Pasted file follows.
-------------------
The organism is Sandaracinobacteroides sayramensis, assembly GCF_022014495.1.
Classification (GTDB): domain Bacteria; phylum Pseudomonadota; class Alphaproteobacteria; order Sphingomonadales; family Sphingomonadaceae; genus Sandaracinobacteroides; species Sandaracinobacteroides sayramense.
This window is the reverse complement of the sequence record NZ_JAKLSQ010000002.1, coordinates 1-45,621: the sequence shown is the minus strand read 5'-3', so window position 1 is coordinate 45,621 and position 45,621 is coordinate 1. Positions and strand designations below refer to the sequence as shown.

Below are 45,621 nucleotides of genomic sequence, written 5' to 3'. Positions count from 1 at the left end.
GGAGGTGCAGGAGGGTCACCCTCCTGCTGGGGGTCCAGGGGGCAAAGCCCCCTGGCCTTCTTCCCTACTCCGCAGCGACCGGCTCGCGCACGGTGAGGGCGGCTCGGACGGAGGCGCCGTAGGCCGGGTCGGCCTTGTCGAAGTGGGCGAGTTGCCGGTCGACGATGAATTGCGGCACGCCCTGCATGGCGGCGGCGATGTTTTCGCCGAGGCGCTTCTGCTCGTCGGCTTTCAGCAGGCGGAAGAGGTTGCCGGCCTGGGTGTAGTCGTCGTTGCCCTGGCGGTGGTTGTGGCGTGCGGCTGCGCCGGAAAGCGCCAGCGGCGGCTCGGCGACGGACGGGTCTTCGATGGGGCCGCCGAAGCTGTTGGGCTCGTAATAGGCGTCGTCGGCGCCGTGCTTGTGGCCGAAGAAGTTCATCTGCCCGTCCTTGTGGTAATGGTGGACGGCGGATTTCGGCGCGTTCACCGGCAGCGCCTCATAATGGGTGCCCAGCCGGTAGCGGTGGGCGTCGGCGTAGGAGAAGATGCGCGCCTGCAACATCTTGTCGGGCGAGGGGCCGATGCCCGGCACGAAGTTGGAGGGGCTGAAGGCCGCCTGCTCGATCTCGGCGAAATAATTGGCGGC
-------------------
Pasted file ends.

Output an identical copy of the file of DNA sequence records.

The organism is Sandaracinobacteroides sayramensis, assembly GCF_022014495.1.
Classification (GTDB): domain Bacteria; phylum Pseudomonadota; class Alphaproteobacteria; order Sphingomonadales; family Sphingomonadaceae; genus Sandaracinobacteroides; species Sandaracinobacteroides sayramense.
This window is the reverse complement of the sequence record NZ_JAKLSQ010000002.1, coordinates 1-45,621: the sequence shown is the minus strand read 5'-3', so window position 1 is coordinate 45,621 and position 45,621 is coordinate 1. Positions and strand designations below refer to the sequence as shown.

Below are 45,621 nucleotides of genomic sequence, written 5' to 3'. Positions count from 1 at the left end.
GGAGGTGCAGGAGGGTCACCCTCCTGCTGGGGGTCCAGGGGGCAAAGCCCCCTGGCCTTCTTCCCTACTCCGCAGCGACCGGCTCGCGCACGGTGAGGGCGGCTCGGACGGAGGCGCCGTAGGCCGGGTCGGCCTTGTCGAAGTGGGCGAGTTGCCGGTCGACGATGAATTGCGGCACGCCCTGCATGGCGGCGGCGATGTTTTCGCCGAGGCGCTTCTGCTCGTCGGCTTTCAGCAGGCGGAAGAGGTTGCCGGCCTGGGTGTAGTCGTCGTTGCCCTGGCGGTGGTTGTGGCGTGCGGCTGCGCCGGAAAGCGCCAGCGGCGGCTCGGCGACGGACGGGTCTTCGATGGGGCCGCCGAAGCTGTTGGGCTCGTAATAGGCGTCGTCGGCGCCGTGCTTGTGGCCGAAGAAGTTCATCTGCCCGTCCTTGTGGTAATGGTGGACGGCGGATTTCGGCGCGTTCACCGGCAGCGCCTCATAATGGGTGCCCAGCCGGTAGCGGTGGGCGTCGGCGTAGGAGAAGATGCGCGCCTGCAACATCTTGTCGGGCGAGGGGCCGATGCCCGGCACGAAGTTGGAGGGGCTGAAGGCCGCCTGCTCGATCTCGGCGAAATAATTGGCGGC